The hon. Member for Gainsborough (Mr Leigh) said that the Navy was being left very thin-I forget the precise word that he used. We understand that we are undertaking risk now, but we hope very much that that will enable us to make our way to having a bigger and stronger Navy in the future. We are also retaining the ability to reconstitute, if that will be significant or helpful.
The hon. Member for Merthyr Tydfil and Rhymney (Mr Havard) wanted to know more about the future details. Detail will emerge in the next few months as we work through the key points. He and a couple of other Members asked about St Athan. The Metrix project for St Athan failed. Unfortunately, it did not come up with a viable business plan within the deadlines that had been laid down and the finance could not be found, although a fair stab had been made. I entirely accept that the financial markets are very different now from what they looked like when Metrix made its bid and embarked on the programme; the world is different today. However, we have to face the unfortunate reality that it failed.
The hon. Member for South West Wiltshire (Dr Murrison) rightly said that the military covenant needs formalising. That will happen in the next few months. He also spoke about mental health-a topic about which he has acquired considerable knowledge. The hon. Member for Bridgend (Mrs Moon) and several other Members raised the Nimrod issue. The Secretary of State has offered to hold further discussions with the Opposition Front-Bench team on how we intend to bridge that capability gap.
The hon. Member for Harwich and North Essex (Mr Jenkin) spoke of the need for a national strategic assessment centre. That is an interesting idea worthy of further consideration. The hon. Member for Rutherglen and Hamilton West (Tom Greatrex) asked about the troops coming home from Germany. I simply cannot agree that that should have been worked out in every last particular before the intention to do it was ever declared, but he did make the good point that people will want to understand what is going to happen, when it will happen and in what order. We will do our best to address that in the coming months. An Opposition Front-Bench Member made the specific claim that we had not discussed that with the German Government, so let me make this perfectly clear: the Federal Government have supported the British military presence in Germany for more than 50 years-it has been a symbol of our steadfast friendship with Germany-and the Prime Minister discussed this matter with Chancellor Merkel during the course of the SDSR.
Mr Kevan Jones rose-
Nick Harvey: I will not give way to the hon. Gentleman, as time is running out and he left me rather short. On the issue of the troops in Germany, proper letters will be written when we come to make specific moves.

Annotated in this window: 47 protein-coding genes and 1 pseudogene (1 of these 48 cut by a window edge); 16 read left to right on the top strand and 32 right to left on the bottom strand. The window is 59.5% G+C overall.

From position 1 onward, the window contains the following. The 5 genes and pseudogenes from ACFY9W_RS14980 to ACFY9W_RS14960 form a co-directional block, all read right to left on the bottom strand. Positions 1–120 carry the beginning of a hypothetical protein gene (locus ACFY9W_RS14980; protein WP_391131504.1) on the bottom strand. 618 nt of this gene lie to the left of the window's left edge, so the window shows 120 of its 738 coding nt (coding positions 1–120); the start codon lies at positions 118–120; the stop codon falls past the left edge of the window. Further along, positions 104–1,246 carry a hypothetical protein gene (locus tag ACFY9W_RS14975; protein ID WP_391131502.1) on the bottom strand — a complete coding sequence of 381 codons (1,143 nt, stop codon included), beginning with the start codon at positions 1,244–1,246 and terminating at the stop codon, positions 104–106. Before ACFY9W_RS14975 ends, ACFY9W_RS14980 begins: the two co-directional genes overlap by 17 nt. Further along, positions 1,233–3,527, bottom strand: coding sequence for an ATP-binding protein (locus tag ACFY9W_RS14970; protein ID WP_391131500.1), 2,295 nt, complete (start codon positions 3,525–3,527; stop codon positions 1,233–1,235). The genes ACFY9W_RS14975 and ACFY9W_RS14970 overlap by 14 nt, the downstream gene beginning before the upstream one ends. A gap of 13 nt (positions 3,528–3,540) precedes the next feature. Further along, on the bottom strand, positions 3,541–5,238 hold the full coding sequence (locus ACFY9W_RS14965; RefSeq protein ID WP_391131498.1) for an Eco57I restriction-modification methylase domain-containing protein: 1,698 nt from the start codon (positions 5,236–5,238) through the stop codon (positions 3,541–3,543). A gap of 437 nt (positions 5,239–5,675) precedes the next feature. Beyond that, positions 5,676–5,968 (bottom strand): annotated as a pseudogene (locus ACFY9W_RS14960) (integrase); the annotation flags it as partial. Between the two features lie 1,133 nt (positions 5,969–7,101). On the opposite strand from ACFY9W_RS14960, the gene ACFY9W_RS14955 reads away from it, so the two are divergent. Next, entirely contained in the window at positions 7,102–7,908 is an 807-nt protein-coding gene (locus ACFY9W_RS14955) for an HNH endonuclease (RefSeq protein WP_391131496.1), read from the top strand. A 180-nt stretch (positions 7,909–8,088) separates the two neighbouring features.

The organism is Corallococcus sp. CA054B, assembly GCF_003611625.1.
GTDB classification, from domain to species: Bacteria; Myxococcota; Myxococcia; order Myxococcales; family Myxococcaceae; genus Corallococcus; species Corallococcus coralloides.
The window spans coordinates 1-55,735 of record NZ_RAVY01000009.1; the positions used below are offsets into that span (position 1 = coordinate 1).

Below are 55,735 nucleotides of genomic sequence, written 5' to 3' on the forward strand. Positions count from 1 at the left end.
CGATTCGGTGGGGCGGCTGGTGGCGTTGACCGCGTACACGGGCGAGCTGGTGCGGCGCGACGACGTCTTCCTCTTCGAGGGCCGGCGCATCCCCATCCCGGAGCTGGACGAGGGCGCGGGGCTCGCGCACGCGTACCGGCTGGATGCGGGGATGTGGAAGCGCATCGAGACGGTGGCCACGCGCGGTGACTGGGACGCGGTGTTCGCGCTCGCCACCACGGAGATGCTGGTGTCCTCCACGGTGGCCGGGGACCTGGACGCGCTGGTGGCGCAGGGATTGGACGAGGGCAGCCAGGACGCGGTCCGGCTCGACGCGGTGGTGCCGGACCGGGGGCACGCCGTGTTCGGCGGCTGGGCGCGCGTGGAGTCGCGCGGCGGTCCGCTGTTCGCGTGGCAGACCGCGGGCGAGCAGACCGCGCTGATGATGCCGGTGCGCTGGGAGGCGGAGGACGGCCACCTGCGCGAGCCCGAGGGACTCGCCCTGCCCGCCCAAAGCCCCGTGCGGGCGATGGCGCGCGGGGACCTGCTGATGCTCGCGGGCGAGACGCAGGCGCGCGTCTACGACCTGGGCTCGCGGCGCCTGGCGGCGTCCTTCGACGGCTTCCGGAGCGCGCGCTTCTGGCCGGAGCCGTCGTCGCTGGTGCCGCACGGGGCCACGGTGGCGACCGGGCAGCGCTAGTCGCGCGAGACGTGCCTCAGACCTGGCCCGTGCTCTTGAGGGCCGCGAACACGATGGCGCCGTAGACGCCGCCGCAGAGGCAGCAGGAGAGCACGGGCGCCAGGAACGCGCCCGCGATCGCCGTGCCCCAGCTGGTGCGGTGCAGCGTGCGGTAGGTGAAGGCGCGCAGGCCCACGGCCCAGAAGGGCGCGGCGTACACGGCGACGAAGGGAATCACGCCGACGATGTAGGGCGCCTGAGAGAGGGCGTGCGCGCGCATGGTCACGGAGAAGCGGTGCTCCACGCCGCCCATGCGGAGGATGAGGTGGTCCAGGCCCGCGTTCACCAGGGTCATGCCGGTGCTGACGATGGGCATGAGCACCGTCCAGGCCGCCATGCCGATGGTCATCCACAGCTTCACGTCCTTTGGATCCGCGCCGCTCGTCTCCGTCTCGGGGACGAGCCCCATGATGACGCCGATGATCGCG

The right hon. Member for Leicester East (Keith Vaz) asked about Yemen. The equipment he inquired about is being procured at the moment, and we are working closely with the Yemeni Government with the aim of providing that equipment by the end of the year.
The hon. Member for Glasgow South West (Mr Davidson) wanted to know whether we had had discussions with the French or the Americans about their potential use of a carrier fitted with “cats and traps”. Yes, of course we have; we have had lengthy discussions with both of them. He also asked whether the second carrier would have “cats and traps” fitted. We can decide that at any point in the future; we have left ourselves the flexibility to do that.
My hon. Friend the Member for Colchester (Bob Russell) rightly spoke up for the brave men and women from the Colchester garrison who are going to Afghanistan. He champions their cause well, and we all wish them well in their endeavours. Other Members made constituency points on behalf of Marham and Portsmouth, and I will do my best to keep in touch with them about the developments in their areas.
The SDSR has been a difficult process, but I think people that will recognise that it is the start of the transformation of our defence, not the last word. I look forward to many further debates in the House as the details of what it will mean for every different aspect of defence is worked out in the coming months.
Question put and agreed to.
That this House has considered the matter of the Strategic Defence and Security Review.